Boesman & Lena Summary & Study Guide includes comprehensive information and analysis to help you understand the book. This study guide contains the following sections:
This detailed literature summary also contains Bibliography and a Free Quiz on Boesman & Lena by Athol Fugard.
Athol Fugard's Boesman & Lena is one of the playwright's best-known and most widely respected dramatic works. It established Fugard's reputation as a major playwright. Boesman & Lena was first produced at the Rhodes University Little Theatre in Grahamstown, South Africa, on July 10,1969. Fugard played Boesman in this production. The play was first produced in the United States in an Off-Broadway production at the Circle in the Square Theatre in 1970. This production won an Obie Award from the Village Voice for Most Distinguished Foreign Play of the season.
Like many of Fugard's plays, Boesman & Lena focuses on non-white characters and includes an element of social protest. Set in the mudflats outside of the playwright's native Port Elizabeth, South Africa, the title characters are an ill-matched "colored " (a South African term that describes people of mixed race) couple who have been beaten down by society. From its first productions, the play has been praised for its frank depiction of the affects of apartheid on people of color.
But critics also applaud Fugard because his play transcends time and place. Boesman & Lena can be seen as a metaphor for oppressed people of all nationalities, an exploration of the difficulty in relationships between men and women, and the need for human kindness, compassion, and hope. In a review of the original Off-Broadway production, the New Republic's Stanley Kauffmann wrote: "This is not a protest play, though the pain of race hatred flames through it; it becomes, quickly and surely, a drama of all human beings in their differing captivities, suffering from and inflicting hate."
Read more from the Study Guide
Boesman and Lena is a central play in Athol Fugard’s canon, for it presents his concerns for the nonwhite South African population. Indeed, most of Fugard’s plays have black characters. For example, the central relationship in “MASTER HAROLD” . . . and the Boys (pr., pb. 1982) is between Harold and his black servant, Sam. Some of Fugard’s early plays, such as The Island (pr. 1973) and The Blood Knot (pr. 1961), focus exclusively on nonwhite characters. His plays are consistent in their commitment to portraying and protesting the conditions that nonwhites faced in South Africa.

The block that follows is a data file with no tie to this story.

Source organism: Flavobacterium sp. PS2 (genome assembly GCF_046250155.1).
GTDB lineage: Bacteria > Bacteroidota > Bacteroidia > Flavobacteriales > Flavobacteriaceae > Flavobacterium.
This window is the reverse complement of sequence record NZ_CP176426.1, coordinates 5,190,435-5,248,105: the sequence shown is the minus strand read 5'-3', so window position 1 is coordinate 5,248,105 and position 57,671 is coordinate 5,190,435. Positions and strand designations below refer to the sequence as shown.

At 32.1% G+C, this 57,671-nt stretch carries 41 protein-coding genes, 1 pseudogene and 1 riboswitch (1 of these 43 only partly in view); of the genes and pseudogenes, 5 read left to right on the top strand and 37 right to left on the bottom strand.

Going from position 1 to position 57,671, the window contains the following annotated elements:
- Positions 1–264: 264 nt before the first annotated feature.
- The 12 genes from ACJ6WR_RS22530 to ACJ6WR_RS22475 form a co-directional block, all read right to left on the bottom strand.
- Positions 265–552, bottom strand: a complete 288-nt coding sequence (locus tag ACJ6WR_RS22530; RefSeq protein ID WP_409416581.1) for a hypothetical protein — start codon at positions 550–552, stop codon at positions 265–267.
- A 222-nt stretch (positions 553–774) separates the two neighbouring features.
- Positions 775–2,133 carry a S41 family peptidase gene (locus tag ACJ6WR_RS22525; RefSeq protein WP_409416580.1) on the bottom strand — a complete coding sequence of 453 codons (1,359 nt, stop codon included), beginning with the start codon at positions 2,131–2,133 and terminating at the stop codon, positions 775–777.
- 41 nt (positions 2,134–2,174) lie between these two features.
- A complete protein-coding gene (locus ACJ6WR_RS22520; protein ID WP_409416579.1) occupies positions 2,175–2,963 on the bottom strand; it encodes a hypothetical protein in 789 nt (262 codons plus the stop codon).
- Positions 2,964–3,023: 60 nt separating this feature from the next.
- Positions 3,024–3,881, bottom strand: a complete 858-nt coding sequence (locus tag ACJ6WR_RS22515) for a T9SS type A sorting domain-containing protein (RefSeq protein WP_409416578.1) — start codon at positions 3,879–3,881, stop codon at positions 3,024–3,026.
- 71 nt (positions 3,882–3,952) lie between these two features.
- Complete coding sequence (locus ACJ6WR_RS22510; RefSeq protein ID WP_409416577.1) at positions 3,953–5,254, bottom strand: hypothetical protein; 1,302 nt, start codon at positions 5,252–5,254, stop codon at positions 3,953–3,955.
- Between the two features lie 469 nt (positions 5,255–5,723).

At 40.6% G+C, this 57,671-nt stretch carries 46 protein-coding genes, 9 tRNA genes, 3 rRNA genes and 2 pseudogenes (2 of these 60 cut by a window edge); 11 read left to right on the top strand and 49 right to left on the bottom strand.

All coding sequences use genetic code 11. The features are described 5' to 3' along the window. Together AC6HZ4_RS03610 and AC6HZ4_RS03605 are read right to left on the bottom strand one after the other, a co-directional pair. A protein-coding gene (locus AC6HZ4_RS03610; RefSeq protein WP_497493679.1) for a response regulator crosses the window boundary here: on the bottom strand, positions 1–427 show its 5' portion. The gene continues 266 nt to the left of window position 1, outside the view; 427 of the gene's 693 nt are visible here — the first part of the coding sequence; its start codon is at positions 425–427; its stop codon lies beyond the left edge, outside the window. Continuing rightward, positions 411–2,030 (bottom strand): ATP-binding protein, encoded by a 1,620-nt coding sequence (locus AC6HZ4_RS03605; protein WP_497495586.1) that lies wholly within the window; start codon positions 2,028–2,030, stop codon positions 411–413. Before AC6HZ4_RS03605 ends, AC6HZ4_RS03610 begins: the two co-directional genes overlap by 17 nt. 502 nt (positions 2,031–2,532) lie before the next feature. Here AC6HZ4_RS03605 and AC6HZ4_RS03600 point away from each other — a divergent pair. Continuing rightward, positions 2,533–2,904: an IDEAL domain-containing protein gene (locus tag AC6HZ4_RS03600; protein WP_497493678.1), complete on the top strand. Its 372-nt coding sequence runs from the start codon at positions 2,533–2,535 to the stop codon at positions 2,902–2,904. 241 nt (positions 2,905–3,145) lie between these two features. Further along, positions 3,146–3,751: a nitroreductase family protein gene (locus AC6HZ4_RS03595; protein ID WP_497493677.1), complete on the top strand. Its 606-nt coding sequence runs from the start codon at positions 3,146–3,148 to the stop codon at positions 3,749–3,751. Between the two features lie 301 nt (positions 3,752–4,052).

Boesman and Lena is representative of Fugard’s body of work because it demonstrates the influences of Camus, Samuel Beckett, and Bertolt Brecht. Beckett’s influence on the play is apparent in the basic plot—two central characters, alone in a desolate landscape, who are forced to deal with their baffling condition, a story line similar to that of Beckett’s En attendant Godot (pb. 1952; Waiting for Godot, 1954). The desolation of Boesman and Lena’s situation, their conflict, and the arrival of a third person who cannot understand them are also reminiscent of Waiting for Godot. The Brechtian influence might seem more subtle, for Brecht wrote large-cast plays on sweeping themes. Both Brecht and Fugard, however, have written indictments of society. Boesman and Lena is a social protest play, for Fugard is presenting an implicit indictment of apartheid laws that made possible such removals and dispossessions as Boesman and Lena face. Fugard, therefore, combines in Boesman and Lena significant influences of writers with quite divergent approaches.
Boesman and Lena captures themes and character types that recur in Fugard’s works and evidences his belief that theater can serve as a civilizing influence on society. The inhumane conditions depicted in the play are faced in real life by many of his countrymen, even in post-apartheid South Africa. Fugard’s use of approaches and dramatic devices borrowed from other major modern writers and filtered through his own imagination has permitted him to develop a powerful idiom for drama of social protest. A focus on moral conscience and social critique resurfaced as important themes in Fugard’s plays from the 1990’s. Playland (pr., pb. 1992) and Valley Song (pr. 1995, pb. 1996), among others, focused on post-apartheid South Africa and the myriad dynamics that the new social structure imposed.